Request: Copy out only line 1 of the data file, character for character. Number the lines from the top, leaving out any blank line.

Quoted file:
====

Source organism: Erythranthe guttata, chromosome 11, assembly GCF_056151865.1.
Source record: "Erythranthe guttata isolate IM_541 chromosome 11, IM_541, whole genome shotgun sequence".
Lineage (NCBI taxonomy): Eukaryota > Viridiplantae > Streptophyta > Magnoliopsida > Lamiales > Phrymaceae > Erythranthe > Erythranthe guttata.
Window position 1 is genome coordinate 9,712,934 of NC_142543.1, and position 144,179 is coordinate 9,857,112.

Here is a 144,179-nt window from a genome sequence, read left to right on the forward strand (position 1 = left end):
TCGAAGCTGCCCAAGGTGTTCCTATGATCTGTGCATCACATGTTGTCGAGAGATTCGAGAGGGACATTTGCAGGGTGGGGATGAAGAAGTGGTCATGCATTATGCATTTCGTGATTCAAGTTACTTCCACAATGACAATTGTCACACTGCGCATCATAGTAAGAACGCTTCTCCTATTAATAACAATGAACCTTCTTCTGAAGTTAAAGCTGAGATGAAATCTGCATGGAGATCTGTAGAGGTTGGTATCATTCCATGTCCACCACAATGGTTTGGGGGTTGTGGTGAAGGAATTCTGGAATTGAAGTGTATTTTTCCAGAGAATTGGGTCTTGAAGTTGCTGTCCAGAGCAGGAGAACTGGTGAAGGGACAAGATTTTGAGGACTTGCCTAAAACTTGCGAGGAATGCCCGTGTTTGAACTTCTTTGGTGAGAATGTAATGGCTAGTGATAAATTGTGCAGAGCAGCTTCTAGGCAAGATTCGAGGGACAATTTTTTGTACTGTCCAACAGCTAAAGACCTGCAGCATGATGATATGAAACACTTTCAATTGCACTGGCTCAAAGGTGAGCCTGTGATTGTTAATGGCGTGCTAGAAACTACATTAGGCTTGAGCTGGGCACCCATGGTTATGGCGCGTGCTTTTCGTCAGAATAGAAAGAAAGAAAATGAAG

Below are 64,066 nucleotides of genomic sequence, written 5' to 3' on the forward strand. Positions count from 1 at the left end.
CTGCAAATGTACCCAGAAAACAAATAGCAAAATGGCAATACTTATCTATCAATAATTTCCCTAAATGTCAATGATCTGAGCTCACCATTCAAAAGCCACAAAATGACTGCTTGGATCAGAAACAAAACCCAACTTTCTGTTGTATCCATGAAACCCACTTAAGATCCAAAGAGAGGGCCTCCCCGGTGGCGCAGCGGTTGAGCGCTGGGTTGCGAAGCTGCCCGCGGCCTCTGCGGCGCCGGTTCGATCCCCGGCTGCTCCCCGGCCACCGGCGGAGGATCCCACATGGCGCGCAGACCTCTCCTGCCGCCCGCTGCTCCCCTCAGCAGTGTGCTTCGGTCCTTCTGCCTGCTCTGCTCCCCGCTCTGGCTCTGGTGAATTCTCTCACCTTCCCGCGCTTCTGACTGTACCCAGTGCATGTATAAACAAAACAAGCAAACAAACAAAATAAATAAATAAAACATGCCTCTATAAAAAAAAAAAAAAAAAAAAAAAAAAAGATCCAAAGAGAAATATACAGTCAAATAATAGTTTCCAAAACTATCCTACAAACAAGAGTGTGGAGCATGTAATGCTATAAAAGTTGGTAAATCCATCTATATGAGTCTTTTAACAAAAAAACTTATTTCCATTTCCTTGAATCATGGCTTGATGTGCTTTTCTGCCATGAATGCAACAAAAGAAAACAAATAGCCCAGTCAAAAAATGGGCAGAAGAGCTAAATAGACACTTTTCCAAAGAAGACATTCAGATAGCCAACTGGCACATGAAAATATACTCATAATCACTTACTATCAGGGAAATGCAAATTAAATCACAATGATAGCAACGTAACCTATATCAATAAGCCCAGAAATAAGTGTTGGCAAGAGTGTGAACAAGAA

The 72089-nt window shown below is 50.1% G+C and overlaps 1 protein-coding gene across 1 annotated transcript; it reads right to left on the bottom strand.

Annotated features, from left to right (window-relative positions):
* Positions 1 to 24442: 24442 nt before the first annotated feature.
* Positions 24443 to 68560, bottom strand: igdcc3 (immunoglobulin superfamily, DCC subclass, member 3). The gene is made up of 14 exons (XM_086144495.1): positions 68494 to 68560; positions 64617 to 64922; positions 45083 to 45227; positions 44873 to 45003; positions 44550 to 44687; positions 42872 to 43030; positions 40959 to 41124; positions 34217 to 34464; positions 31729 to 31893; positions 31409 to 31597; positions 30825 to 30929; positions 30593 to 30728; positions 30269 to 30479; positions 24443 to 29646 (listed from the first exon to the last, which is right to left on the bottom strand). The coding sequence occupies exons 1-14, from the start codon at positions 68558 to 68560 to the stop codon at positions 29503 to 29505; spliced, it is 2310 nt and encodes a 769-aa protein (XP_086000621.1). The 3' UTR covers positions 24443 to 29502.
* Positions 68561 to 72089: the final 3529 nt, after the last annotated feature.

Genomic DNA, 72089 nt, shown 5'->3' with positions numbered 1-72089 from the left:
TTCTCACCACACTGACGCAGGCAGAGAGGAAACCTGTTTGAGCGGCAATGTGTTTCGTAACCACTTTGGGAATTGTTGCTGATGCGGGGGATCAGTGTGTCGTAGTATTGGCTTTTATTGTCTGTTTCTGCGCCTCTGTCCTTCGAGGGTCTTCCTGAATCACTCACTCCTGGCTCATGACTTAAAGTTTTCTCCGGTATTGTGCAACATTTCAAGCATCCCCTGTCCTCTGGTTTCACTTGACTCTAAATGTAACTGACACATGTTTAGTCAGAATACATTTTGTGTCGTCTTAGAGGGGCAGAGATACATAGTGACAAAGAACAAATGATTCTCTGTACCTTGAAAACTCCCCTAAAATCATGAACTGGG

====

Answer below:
Source organism: Erythranthe guttata, chromosome 11, assembly GCF_056151865.1.